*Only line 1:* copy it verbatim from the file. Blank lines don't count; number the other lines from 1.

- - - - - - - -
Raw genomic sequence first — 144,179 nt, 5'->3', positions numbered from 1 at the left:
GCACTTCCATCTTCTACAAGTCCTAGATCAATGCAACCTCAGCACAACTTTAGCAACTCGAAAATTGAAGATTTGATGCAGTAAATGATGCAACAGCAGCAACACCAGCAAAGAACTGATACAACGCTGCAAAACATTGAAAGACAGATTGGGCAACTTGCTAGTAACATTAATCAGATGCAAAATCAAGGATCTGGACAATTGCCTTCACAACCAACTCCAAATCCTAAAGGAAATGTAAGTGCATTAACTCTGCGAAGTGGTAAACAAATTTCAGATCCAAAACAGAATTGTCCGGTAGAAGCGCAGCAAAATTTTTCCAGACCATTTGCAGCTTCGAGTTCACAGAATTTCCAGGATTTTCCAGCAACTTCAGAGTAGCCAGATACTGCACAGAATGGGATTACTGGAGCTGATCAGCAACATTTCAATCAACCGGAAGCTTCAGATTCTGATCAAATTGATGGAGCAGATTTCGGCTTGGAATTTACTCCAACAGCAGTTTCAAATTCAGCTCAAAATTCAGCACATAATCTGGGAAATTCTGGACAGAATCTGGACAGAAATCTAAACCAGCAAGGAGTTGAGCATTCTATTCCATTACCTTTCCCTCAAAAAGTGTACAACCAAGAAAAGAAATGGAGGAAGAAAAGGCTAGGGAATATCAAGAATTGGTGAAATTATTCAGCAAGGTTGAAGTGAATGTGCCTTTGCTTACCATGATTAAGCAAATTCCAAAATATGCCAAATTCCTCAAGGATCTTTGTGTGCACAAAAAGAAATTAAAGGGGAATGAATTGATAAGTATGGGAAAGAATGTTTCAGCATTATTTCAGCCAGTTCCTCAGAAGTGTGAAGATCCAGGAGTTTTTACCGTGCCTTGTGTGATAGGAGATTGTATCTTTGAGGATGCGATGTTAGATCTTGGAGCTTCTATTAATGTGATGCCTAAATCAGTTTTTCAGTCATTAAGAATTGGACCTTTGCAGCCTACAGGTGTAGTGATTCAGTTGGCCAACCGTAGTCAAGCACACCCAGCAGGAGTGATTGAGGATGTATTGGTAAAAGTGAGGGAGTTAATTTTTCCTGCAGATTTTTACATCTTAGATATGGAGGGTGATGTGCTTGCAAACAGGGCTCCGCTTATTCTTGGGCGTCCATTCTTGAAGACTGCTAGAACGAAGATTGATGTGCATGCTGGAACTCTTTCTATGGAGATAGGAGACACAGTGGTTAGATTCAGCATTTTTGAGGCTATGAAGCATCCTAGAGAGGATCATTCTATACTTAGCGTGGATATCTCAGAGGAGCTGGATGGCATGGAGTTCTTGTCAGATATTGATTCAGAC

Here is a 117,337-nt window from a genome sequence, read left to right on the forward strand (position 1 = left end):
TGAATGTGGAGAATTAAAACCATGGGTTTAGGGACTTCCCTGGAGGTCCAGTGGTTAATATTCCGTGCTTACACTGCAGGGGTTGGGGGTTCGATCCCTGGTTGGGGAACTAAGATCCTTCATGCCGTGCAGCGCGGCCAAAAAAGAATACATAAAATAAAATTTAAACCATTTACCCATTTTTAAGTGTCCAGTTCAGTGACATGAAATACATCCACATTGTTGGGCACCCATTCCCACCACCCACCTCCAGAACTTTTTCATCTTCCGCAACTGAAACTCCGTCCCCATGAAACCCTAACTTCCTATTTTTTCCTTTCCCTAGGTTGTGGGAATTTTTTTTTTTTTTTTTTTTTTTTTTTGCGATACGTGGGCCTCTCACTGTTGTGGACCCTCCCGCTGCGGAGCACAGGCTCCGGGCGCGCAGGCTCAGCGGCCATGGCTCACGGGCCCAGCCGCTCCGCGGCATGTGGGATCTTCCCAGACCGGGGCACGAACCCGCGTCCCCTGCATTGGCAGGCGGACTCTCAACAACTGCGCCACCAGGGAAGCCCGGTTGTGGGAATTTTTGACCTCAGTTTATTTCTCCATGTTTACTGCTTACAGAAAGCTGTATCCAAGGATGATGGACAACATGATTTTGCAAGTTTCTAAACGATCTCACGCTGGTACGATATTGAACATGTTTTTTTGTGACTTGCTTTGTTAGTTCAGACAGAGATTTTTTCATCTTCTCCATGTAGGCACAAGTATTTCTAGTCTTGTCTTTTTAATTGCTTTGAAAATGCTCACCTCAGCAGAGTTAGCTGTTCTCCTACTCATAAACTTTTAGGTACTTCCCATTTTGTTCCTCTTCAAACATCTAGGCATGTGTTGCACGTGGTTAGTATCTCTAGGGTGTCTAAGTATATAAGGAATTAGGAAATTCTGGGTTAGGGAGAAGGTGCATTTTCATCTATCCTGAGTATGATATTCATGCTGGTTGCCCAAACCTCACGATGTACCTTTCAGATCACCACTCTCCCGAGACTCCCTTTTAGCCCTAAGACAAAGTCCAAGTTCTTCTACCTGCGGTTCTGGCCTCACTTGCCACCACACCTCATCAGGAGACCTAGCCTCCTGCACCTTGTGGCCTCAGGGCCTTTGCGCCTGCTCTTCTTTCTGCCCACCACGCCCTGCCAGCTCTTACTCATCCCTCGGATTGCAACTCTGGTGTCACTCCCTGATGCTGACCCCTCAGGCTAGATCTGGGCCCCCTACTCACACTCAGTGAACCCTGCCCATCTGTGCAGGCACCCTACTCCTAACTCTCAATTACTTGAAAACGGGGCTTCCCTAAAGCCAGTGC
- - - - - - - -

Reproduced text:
Raw genomic sequence first — 144,179 nt, 5'->3', positions numbered from 1 at the left: